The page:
Tuesday, October 30, 2012

Five Wishes for Star Wars VII

Disney purchased Lucasfilm today and announced Star Wars Episode VII.

If you're reading this, you probably grew up on Star Wars.  You probably loved the original trilogy.  You probably hated the prequels.  You're not alone.

I don't know anyone at Disney or Lucasfilm, but like the Comic Book Guy from The Simpsons, I have a blog and I like to vent.  So here are my "five commandments" for Star Wars VII.  If I'm lucky, somebody at Disney will find this blog and obey.

Star Wars VII should feature:

1) Real characters, whom we care about, struggling through tough situations

The original Star Wars worked so well because we cared about the characters.  We identified with Luke Skywalker.  We admired Princess Leia.  We wanted to be Han Solo.  They talked and acted like real people; they were like fictional friends.  When they struggled through tough times, we felt for them.  The prequels failed because nobody cared about Qui-Gon or Amidala (I had to Google just to remember their names).  For Star Wars VII, please:  Give us real characters we can root for... and put them through hell.

2) No (or virtually no) CGI

Star Wars always worked best without fancy CGI.  The dusty Tatooine of 1977's A New Hope seemed like a real place; the remastered version, with CGI reptiles tossed in, felt fake.  The original dance in Jabba's lair was dusty, shadowy, and creepy; the remastered version was cartoonish--something out of a Pixar movie.  One reason The Lord of the Rings movies worked so well is because they used CGI sparingly; they mainly employed miniatures, make up, and real locations.  Disney, please don't use too much CGI in Star Wars Episode VII!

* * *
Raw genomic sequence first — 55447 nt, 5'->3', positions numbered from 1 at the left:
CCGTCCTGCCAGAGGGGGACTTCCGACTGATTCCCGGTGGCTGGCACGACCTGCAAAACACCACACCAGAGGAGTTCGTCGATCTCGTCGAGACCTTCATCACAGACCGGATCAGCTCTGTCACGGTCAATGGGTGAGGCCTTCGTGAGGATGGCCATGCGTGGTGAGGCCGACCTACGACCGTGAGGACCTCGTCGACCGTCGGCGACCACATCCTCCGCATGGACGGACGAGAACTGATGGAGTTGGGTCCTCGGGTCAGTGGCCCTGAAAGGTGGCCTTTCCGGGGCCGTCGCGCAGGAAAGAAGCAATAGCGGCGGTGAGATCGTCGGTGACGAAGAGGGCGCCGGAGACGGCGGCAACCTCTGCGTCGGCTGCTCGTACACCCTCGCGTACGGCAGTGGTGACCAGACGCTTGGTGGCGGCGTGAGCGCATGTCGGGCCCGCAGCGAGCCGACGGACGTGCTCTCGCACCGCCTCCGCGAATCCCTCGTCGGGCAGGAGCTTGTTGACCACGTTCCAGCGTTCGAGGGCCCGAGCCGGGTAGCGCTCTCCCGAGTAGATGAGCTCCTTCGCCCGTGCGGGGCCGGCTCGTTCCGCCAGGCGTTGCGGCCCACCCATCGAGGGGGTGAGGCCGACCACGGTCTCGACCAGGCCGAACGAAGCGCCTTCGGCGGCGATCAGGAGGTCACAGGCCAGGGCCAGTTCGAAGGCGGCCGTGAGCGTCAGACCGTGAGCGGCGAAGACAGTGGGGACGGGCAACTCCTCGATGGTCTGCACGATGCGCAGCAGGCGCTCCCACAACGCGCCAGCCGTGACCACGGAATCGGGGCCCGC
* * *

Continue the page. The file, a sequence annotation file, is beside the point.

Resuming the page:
3) Good vs. Evil

The original Star Wars trilogy was the ultimate good vs. evil story.  That's what audiences connected with.  We don't care about trade disputes or political debates in a galactic senate.  Please, Star Wars VII should feature heroic underdogs fighting powerful evil.

4) Grime and grit

The Jawa traders and their captive robots.  The seedy space port.  The hunk-of-junk Millennium Falcon.  The original Star Wars was grimy, rusty, and beaten up.  It felt real and worked in.  Please, Star Wars VII should not look clean and futuristic.  It should look just as dirty and beaten up as Jabba's slave pit.

5) A sense of wonder

The original trilogy had an epic scope.  It was a grand, mythological adventure.  It felt big--a timeless story.  When Yoda appeared, the story felt downright mystical.  By comparison, the prequels felt so small and dry.  Please, Star Wars VII should emit that sense of wonder--the sense that we're witnessing a majestic legend.

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